Tony Wickenden: How HMRC could reform chargeable gains

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Last week I looked at the first of three options put forward in a HM Revenue and Customs consultation for changing the taxation of part surrenders and part assignments for value, which is based on taxing the economic gain. The consultation document puts forward two examples to show how this could work: one for a part surrender and one for a part assignment for value.

Example one: part surrender

Policy history

A policyholder invests £100,000 in a life insurance policy on 1 January 2018. She withdraws £4,000 on 7 August 2018, a further £4,000 on 10 December 2018, £30,000 on 1 February 2020 and fully surrenders the policy for £68,000 on 1 May 2024. Gains arise as follows:

(i)        Insurance year one (1 January 2018 to 31 December 2018)

The £4,000 withdrawal on 7 August 2018 is below the 5 per cent tax deferred allowance of £5,000. No gain calculation is required but the available premium for subsequent calculations is reduced from £100,000 to £96,000. Following the £4,000 withdrawal on 10 December 2018 the 5 per cent tax deferred allowance for the year is breached and a gain calculation is required.

If the policy value immediately after the withdrawal is £94,000, the gain calculation is:

  • Withdrawal from the policy = £4,000
  • Less: deductible premium
    *** Available premium x A/(A+B)
    *** £96,000 x £4,000/(£4,000+£94,000) = £3,918
  • Gain arising on 31 December 2018 = £82

As premiums of £3,918 have been used in this calculation the available premium for subsequent gain calculations is reduced to £92,082 (i.e. £96,000 less £3,918).

(ii)       Insurance year three (1 January 2020 to 31 December 2020)

The £30,000 withdrawal on 1 February 2020 exceeds the accumulated 5 per cent tax deferred allowance of £10,000 (i.e. £15,000 less £5,000 used in the first insurance year). A gain calculation is therefore required. If the policy value immediately after the withdrawal is £80,000 the gain calculation is:

  • Withdrawal from the policy = £30,000
  • Less: deductible premium
    *** Available premium x A/(A+B)
    *** £92,082 x £30,000/(£30,000+£80,000) = £25,113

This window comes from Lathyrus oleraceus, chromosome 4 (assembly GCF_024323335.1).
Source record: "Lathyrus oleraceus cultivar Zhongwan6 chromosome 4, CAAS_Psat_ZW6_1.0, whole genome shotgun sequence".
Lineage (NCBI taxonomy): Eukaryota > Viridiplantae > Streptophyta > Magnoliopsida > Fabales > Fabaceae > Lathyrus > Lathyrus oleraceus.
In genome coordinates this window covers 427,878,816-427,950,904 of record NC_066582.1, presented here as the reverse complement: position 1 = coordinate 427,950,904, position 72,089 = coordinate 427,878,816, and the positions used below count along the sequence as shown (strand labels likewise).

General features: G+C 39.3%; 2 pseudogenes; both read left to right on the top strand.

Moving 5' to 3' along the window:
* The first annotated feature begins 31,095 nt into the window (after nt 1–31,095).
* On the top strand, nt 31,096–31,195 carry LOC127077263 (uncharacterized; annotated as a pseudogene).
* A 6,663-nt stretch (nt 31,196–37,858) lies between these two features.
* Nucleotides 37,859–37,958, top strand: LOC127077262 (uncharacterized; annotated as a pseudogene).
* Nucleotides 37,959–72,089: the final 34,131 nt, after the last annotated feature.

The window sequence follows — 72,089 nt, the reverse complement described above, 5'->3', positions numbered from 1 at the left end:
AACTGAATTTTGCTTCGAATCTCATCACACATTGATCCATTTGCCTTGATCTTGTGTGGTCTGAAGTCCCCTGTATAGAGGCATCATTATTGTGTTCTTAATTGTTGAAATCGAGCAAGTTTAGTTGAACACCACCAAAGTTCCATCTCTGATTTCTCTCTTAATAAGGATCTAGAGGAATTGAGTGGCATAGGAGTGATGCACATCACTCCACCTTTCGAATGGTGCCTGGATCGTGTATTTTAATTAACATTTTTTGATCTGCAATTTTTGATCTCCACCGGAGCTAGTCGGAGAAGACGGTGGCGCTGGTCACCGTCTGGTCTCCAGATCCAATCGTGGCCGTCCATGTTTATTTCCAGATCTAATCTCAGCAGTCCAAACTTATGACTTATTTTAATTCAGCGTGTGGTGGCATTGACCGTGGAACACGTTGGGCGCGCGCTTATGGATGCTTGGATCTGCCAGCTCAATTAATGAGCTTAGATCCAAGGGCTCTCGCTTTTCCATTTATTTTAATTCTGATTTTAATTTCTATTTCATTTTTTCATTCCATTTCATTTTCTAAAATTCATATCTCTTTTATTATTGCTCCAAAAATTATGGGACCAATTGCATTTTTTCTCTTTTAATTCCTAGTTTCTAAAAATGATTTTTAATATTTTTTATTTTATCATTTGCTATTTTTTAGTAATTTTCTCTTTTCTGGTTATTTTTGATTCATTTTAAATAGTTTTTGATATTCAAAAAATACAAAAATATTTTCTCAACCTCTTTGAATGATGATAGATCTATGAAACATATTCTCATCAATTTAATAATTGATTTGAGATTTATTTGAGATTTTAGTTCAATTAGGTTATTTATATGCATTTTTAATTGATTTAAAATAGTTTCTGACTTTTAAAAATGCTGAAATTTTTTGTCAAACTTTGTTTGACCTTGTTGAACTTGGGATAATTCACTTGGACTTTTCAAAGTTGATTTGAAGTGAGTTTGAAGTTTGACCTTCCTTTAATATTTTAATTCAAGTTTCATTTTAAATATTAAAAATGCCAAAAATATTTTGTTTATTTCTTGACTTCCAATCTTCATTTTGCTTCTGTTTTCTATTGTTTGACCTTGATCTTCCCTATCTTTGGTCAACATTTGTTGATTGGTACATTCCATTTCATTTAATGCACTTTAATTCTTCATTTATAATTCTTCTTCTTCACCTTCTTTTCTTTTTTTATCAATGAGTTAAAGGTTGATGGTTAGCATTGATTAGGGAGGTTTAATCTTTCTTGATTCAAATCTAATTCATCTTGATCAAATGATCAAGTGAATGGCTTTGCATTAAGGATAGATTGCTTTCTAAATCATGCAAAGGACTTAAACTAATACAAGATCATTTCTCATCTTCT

• Gain arising on 31 December 2020 = £4,887
  • The available premium is reduced by £25,113 to £66,969

(iii)      Insurance year seven (1 January 2024 to 1 May 2024)

The policy is fully surrendered on 1 May 2024 for £68,000. The current tax rules for events that bring a policy to an end still apply and the gain is:

  • Total cash received (£68,000 plus earlier withdrawals of £38,000) = £106,000
  • Less: premium paid = £100,000
  • Difference = £6,000
  • Deductible gains on earlier excess events (£82 and £4,887) = £4,969
  • Gain arising on 1 May 2024 = £1,031

Summary

The gains arising from the policy on earlier excess events (£82 and £4,887) and on surrender (£1,031) equal the £6,000 economic gain from the policy.

Example two: part assignment

Policy history

On 1 January 2018 four individuals jointly invest £25,000 each in a life insurance policy. On 11 May 2018 the policy has a surrender value of £104,000. One of the individuals (the “assignor”) sells their 25 per cent share of the policy for £26,000 to another individual.

(i)        Insurance year one (1 January 2018 to 31 December 2018)

On 11 May 2018 one of the four policyholders has made a part assignment for money. The assignor’s share of the surrender value exceeds 5 per cent of the premium paid and so a gain calculation is required.

For part assignments for money or money’s worth the same A/(A+B) formula is used to calculate the deductible premium but A = the surrender value of the part sold, and B = the surrender value of the remainder.

In this case:

A = £26,000 (that is, 25 per cent of the policy’s surrender value of £104,000); B = £78,000 (that is, 75 per cent of the policy’s surrender value of £104,000)

The gain calculation is:

  • Value of 25 per cent share of policy = £26,000
  • Less: deductible premium
    *** Available premium x A/(A+B)
    *** £100,000 x £26,000/(£26,000+£78,000) = £25,000
  • Gain arising to the assignor on 1 December 2018 = £1,000

For future excess events the available premium will be £75,000 (i.e. the £100,000 premium less £25,000 used in this calculation).

Tony Wickenden is joint managing director of Technical Connection. You can find him Tweeting @tecconn